Finally, we take a look at the values statement. The mission tells us what we do and the vision statement tells us why we are doing it. The values statement tells us how we are doing it. It provides an abstract interpretation of how we conduct our business and operations.
In our coffee shop example, some of these were ideas were captured in the mission statement. There, we used some adjectives (great, delicious, and amazing) to describe our coffee, food, and community. But this isn’t really the same. Those are targets for delivery, not a decision-making framework.
Regardless of our organizations flavor, public, private, or nonprofit, we have some basic value judgements. We might have a strong focus on customer service. Or maybe a research group would have a focus on evidence-based decision making. Of mission, vision, and values, the values are the only statement I think can be reasonably placed in a list form. This is because each value in a values statement should stand apart of the rest. If not, the list should be rethought until they do. So imagine our coffee shop, again. Our values might be simple:
- Ethical food
- Community service
- Respecting our employees
That’s great, but can even elaborate on these:
- Ethical food — We will serve natural food that sourced from responsible and sustainable vendors.
- Community service — We will work with the community to improve the quality of our neighborhood.
- Respecting our employees — We will treat our employees as we wish we were treated, providing a fair wage and benefits.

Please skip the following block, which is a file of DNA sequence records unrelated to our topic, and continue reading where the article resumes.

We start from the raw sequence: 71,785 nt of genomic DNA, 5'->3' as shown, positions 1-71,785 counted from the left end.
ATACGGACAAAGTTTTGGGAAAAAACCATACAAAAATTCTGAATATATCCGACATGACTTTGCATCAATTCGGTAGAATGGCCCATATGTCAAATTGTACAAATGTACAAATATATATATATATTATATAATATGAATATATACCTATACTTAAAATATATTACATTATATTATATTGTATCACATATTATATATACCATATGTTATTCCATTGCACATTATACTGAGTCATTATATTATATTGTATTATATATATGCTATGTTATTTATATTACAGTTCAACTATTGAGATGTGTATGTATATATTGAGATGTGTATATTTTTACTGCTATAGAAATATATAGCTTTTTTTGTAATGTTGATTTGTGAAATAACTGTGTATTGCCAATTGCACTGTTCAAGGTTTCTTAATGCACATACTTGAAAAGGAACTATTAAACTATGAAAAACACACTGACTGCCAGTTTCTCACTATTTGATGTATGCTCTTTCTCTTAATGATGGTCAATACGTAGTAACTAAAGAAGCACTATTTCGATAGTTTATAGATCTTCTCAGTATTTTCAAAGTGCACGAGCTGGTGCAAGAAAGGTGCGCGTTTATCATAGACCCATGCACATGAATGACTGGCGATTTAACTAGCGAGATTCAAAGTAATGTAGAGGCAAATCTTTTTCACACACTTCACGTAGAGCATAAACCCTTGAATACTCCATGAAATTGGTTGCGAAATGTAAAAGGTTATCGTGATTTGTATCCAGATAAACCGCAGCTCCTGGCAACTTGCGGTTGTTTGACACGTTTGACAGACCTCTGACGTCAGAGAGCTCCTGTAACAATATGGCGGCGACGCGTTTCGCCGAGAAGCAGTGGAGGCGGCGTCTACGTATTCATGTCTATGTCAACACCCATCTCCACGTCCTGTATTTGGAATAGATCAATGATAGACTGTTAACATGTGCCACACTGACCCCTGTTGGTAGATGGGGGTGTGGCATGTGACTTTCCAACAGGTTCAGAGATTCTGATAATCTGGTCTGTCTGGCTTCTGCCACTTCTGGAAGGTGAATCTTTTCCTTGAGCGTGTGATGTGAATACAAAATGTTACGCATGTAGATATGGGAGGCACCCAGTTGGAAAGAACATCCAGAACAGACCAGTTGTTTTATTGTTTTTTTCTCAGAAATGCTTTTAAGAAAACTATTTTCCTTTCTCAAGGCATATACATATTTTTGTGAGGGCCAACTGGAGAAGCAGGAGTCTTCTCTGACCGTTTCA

Our coffee shop has made some powerful statements here about how we do business. When we are faced a question about what type of coffee we will serve, the ethical food value should dictate an answer. And questions about hiring practices should be resolved by our employee respect value.
I’ve only listed three values here, but more can be added. The list of values should cover most aspects of internal decision making and provide the framework necessary for employees to make decisions aligned with the organization’s focus.
In a sense, the values statement could be considered an ethical or moral code for the organization. In another, it is the framework for decision-making that will guide the organization. Partnered with mission and vision, the values statement provides a comprehensive view of what an organization is.
Tomorrow, we’ll put this all together in the context of the strategic plan.
Image by Howard Lake / Flickr.